Welshmoth, you only need one pair of chains. Even if the roads are OK, car parks can be tricky! Lidl ones do the trick but we have had two fall off due to user error!! Definetly practice of you can, they are tricky with cold hands!!
Keep an eye on eBay and gum tree for local ones for sale too, you may get lucky. Definitely buy decent ones here and practice though <also bitter and scary experience of trying to put on crap ones bought at French motorway services on a deserted mountain in a blizzard>. To be fair, not our fault, we had to change car at very last minute, we had good chains and had practiced with our usual car!
The hassle/expense of getting equipped in advance FAR outweighs the hassle/expense of being caught halfway up a mountain in a blizzard when the police have closed the road unless you have them on.
We've hired airport cars and the supposed matching chains before, and it's not to be recommended. They're generally old, all one colour and invariably the preceding user has thrown them back in the box in a filthy, tangled mess. Buying your own means they'll be brightly coloured (so easier to fix, as "yellow chain goes round tyre, pull blue hook over to attach to green whatsit"). Also, you can practise in advance (vital), and in following years, make sure you've hosed them down so they're clean - at least for the outbound journey.
This year, we've booked the Navettes Blanches, so if there's a blizzard, it'll be the coach driver's problem.
Gawd! What a typo to make
So, if my van is front wheel drive, I only need a set of chains for the front?
That's a bit better.
We bought cheap(ish) ones a few years ago. They were a complete nightmare to fit (in the dark, in a blizzard). We go to the Alps twice a year now, so invested in a quite expensive set that are much easier to fit, and much more sturdy. Well worth the money. Second the advice about hosing them down when you get back - otherwise you end up with hands smelling of cow poo.
Can I jump in here? We are going skiing to Germany between Dortmund and Frankfurt (ie not Alps). It is likely to be a one-off trip.
We are getting a new car tomorrow Mondeo, I understand that we need to get winter tyres by law and will do that.
With regard to snow chains, my experience of them is once trying on a hire car 20yrs ago and it wasn't positive!
So, do I actually need snow chains? And presuming the answer is yes, do I need 2 or 4 of them?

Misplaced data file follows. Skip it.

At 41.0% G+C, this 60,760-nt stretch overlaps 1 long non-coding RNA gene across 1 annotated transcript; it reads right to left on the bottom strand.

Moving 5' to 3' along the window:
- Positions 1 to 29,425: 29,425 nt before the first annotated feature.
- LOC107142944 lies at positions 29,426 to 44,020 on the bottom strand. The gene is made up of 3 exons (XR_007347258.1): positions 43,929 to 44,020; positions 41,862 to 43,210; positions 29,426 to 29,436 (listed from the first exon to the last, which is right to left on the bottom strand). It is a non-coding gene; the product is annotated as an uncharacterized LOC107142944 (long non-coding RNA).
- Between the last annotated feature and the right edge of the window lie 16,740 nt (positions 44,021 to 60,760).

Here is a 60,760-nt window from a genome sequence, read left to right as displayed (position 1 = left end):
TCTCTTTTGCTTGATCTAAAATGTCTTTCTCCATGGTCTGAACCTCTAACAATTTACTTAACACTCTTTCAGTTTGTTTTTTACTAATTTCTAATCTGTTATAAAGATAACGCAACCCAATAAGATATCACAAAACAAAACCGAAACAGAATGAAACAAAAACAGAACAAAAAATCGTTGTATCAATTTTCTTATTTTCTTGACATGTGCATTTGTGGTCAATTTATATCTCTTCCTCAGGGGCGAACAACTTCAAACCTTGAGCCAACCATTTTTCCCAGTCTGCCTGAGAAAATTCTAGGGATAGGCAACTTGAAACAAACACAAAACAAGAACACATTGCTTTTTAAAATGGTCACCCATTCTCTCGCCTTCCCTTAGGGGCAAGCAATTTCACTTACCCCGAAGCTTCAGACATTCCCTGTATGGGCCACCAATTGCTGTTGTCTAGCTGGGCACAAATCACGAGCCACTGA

We will have annoying 19" alloys so I expect it will all be pricey. Any tips?
Thank you 😊
You need one set per car...on our touran they go on the front wheels. They cost about £60 and were bought in UK.
We ski twice a year and always drive. In the last 5 years we've used them perhaps on 2/3 trips. But you don't want to risk not having them.
Here I am receiving help from a friendly gendarme.
You're probably going to need low profile chains on a Mondeo with 19inch alloys; in fact your user handbook will probably say don't fit chains on them! Issues is normally clearance to suspension struts. I would make sure you get specific advice before buying. An alternative would be snow socks, which are authorised in Germany (we have some from autosock.co.uk)
Have a feeling snow socks aren't accepted in France though (I know the poster said Germany).
There was a blizzard last year as we left the resort. Fortunately, our car was in an underground carpark for the week, so we were able to put the chains on in relative comfort.
Snowsocks - no!!!!!!!!!!!!!!!!!!!!!!!!!!!!!!!!!!!!!!!!!!!!!!!!!!!!!!!!!
We (naively believing you could have gain with no pain) once bought some, ended up with snowmageddon and gridlock in Moutiers - the snow socks came off and blew across the road - the gendarmes cussed at us (not knowing I am bilingual French ) and we had a nightmare to try to find somewhere to buy the right chains.
Just find out now what are the right kind of chains - you will probably never need them, but, like house insurance etc - you do not want to be at the sharp end with no cover... ( and stuck in Moutiers in grid locked traffic and no hotel room, hungry and tired)
Last year I was in a hotel in Moutiers at midnight drinking from my emergency vodka supply, seeing from my window countless people being turned away - they weren't allowed up the mountain 'cos they had no chains, and there was nowhere to stay. Don't be them!